With a history of service dating back long before Wellington’s incorporation, former Mayor Tom Wenham hopes to continue to play a role in shaping the community’s future.
After retiring last month from his position with Palm Beach County Fire-Rescue, Wenham now embarks on a new career as executive director of the Wellington Preservation Coalition, an organization dedicated to preserving Wellington’s way of life.
The organization will be making its debut at Wellington’s Fourth of July celebration next week, where residents can learn more.
“I’m a firm believer that everybody has to give something back to the country and the community that they live in,” Wenham told the Town-Crier Wednesday.
In 1953, Wenham gave back to his country serving in the U.S. Air Force in the Korean War. He and his wife of almost 60 years, Regis, married before Wenham enlisted.
The couple later moved to Wellington, and in 1986 Wenham got involved with what was then the Acme Improvement District, Wellington’s pre-incorporation government.
“I was appointed to the Parks & Recreation Committee,” he recalled. “I had the opportunity to give back to my community, so I did.”
This began his more than two decades of service in the community. In 1989, he was appointed as Utility Review Committee chairman, a position he held until 1994, when he was elected to the Acme Improvement District Board of Supervisors.
Wenham was part of that board when Wellington incorporated in 1996, and he was elected to the inaugural Wellington Village Council that March. After being re-elected in 1998, he served two years as Wellington’s council-appointed mayor. “I was selected as mayor from 2000 to 2002,” he said. “During that time, we decided to change to an elected mayor.”
Wenham ran for mayor in 2003 and won, forever memorializing him as “Wellington’s first elected mayor.” He served as mayor until 2008.
During his tenure, Wenham helped to shape Wellington into the village it is today, from incorporation through the development of the community’s award-winning park system.
“My wife and I have seen the village grow from about 7,500 residents, to the 57,000 of today,” he said.
At the same time, Wenham worked for Palm Beach County for 31 years. “I began working for the property appraiser in 1981,” he recalled.
In 1995, he went to work for Palm Beach County Fire-Rescue, where he stayed until his retirement last month. “I took care of the 49 fire stations,” he said. “It was a lot of fun. I had a great and talented staff behind me.”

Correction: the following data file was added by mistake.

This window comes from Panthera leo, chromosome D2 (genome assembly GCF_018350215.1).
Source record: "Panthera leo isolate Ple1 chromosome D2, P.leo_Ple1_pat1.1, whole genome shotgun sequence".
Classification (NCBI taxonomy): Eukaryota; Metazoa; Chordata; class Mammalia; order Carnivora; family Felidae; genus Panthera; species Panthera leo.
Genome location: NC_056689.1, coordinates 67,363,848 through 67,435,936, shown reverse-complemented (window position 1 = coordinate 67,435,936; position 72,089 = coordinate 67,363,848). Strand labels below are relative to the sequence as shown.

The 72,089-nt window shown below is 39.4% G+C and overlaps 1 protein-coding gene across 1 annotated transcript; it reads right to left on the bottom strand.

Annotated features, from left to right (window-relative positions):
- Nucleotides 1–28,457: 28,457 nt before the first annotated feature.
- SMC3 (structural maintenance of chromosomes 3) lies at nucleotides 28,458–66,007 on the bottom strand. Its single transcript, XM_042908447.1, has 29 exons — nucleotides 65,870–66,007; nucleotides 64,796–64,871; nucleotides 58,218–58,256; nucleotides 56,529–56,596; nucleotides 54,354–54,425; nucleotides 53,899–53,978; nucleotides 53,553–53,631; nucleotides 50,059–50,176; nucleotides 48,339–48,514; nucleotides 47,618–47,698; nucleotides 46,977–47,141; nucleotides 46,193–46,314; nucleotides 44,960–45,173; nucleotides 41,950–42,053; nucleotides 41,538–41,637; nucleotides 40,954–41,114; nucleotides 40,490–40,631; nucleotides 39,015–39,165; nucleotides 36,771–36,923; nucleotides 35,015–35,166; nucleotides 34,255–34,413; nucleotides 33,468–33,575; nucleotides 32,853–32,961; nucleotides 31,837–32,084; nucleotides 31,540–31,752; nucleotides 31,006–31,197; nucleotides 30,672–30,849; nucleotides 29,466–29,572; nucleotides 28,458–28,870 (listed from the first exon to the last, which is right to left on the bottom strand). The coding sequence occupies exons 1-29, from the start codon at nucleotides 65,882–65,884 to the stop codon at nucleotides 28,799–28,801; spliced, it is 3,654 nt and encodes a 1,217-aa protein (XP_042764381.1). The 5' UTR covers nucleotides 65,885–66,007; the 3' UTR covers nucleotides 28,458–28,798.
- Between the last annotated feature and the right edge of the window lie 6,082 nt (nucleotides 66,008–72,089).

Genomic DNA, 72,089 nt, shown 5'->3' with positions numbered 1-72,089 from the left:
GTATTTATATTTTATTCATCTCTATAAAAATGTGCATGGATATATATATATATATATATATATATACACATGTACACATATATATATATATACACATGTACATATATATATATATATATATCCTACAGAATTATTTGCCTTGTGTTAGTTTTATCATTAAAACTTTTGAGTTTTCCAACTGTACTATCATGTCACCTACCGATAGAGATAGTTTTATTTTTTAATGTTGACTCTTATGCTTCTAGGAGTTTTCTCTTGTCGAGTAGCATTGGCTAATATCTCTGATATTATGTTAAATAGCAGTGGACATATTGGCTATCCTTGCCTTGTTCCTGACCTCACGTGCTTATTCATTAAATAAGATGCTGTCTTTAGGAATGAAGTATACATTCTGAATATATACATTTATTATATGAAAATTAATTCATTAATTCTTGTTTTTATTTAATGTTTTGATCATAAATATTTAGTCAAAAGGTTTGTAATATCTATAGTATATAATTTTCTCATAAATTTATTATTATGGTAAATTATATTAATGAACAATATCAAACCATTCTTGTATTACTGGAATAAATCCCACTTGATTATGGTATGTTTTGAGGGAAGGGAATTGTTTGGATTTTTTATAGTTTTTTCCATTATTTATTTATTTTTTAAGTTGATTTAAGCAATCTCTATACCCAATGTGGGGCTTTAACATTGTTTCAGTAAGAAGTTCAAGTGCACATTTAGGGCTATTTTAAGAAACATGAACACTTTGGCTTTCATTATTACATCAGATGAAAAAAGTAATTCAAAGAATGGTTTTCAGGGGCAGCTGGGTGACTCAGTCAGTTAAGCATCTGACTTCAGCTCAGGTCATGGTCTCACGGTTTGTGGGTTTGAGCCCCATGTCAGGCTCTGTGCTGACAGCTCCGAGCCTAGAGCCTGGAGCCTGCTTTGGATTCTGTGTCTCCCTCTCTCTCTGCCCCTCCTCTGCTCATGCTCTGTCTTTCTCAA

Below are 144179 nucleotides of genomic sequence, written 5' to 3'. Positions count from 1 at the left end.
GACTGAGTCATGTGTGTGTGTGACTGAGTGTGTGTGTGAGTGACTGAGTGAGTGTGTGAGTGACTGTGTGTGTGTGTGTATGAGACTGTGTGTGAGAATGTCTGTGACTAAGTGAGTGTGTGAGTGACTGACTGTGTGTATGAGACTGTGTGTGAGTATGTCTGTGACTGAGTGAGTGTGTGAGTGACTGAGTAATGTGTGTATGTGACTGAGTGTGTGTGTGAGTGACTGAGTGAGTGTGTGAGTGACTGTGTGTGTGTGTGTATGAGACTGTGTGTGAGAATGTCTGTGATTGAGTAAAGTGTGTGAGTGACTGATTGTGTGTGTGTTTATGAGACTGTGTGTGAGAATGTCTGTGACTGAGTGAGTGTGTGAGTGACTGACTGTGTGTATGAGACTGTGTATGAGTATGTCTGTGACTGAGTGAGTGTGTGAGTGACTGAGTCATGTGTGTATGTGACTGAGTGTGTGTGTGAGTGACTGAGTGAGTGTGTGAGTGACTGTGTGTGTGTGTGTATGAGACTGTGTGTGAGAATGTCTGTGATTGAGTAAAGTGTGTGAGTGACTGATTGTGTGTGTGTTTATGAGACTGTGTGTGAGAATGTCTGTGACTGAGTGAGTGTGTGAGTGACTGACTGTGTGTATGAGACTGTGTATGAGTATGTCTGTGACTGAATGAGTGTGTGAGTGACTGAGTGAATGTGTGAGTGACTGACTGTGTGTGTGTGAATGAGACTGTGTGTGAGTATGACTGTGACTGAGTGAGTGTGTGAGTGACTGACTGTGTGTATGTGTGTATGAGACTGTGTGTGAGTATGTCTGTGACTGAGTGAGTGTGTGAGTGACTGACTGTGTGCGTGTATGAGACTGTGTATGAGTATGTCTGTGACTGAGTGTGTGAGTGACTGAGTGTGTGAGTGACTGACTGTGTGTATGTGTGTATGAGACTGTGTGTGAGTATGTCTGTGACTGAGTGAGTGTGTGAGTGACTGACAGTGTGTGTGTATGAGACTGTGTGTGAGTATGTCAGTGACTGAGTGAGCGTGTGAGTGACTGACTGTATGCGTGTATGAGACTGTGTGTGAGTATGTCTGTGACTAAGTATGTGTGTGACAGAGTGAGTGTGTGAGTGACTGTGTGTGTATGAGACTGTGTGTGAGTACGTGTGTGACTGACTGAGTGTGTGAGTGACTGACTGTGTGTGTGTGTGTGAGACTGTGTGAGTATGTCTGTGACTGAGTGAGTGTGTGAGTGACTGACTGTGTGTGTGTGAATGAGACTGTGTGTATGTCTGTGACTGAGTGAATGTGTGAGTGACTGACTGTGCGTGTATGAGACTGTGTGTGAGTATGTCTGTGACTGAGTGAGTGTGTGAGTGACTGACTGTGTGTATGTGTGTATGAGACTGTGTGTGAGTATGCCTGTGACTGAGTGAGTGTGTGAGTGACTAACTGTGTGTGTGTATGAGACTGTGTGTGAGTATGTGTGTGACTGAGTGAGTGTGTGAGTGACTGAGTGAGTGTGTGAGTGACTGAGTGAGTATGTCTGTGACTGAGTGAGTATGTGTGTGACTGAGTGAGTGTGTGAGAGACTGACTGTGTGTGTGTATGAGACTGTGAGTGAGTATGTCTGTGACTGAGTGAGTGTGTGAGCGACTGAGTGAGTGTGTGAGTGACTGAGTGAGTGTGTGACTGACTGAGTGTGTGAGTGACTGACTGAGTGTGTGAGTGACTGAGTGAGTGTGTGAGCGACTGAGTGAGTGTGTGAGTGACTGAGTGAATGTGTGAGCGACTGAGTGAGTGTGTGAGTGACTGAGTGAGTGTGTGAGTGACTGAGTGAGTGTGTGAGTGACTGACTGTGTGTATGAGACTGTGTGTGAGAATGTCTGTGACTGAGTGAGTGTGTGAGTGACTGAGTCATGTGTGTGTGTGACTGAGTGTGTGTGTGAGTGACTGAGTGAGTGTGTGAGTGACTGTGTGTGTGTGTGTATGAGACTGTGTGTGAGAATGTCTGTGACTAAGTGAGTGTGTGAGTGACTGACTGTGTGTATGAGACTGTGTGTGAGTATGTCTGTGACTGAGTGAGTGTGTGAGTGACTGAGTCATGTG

Now Wenham will act as spokesman for the Wellington Preservation Coalition, an organization started by residents Lou Jacobs, Victoria McCullough and Robert Coker.
“The common thread of the Wellington Preservation Coalition is to further the promotion of any and all activities related to the preservation and maintenance of the current character and nature of the Village of Wellington,” Wenham said.
The nonprofit organization will lobby for smart growth within Wellington’s borders. “We don’t want to see all of the land used or destroyed,” he said. “It’s about keeping as much open space and green space as we possibly can.”
To do this, the group will lobby local representatives and be a voice for those who want to see Wellington retain its charm, he said.
“We will lobby the council, and bring in people who share our point of view,” he said. “We will be keeping track of all that’s going on here in Wellington that would affect our way of life.”
This applies to all residents of Wellington, he said, not just those in the Wellington Equestrian Preserve.
“It’s for the entire village,” Wenham stressed. “It’s not just for equestrian or non-equestrian residents. It’s for the entire village that I am working to preserve Wellington’s way of life.”
Additionally, the organization will help educate the community, both residents and elected officials, about how to preserve green space and practice smart growth.
Wenham stressed that the organization isn’t anti-business but, rather, in favor of balanced economic development. He noted that he would be joining both local chambers of commerce.
“We’re not against business,” he said. “It’s about smart growth, which also means about improving the quality of existing areas that may be older and have been around for a long time.”
The Wellington Preservation Coalition will also have a charitable arm, helping out local organizations that benefit the community.
“I have funding in my budget that I will be able to give to charities,” Wenham said. “We are supporting them because we would like them to support us.”
On the Fourth of July, the coalition will have sign-up sheets for residents with an interest in the matter to be kept abreast of current and upcoming issues.
“We want to bring all Wellington residents together,” he said. “Residents can sign up, and we’ll keep them in the loop.”
Wenham said that he hopes to be able to influence Wellington’s future.
“I believe in preserving Wellington’s way of life,” he said. “This is our hometown. We love it here, and we want to make sure that it continues to be the best hometown in America.”
For more information about the coalition, call Wenham at (561) 333-9843.
Above: Tom Wenham in his new Wellington Preservation Coalition office.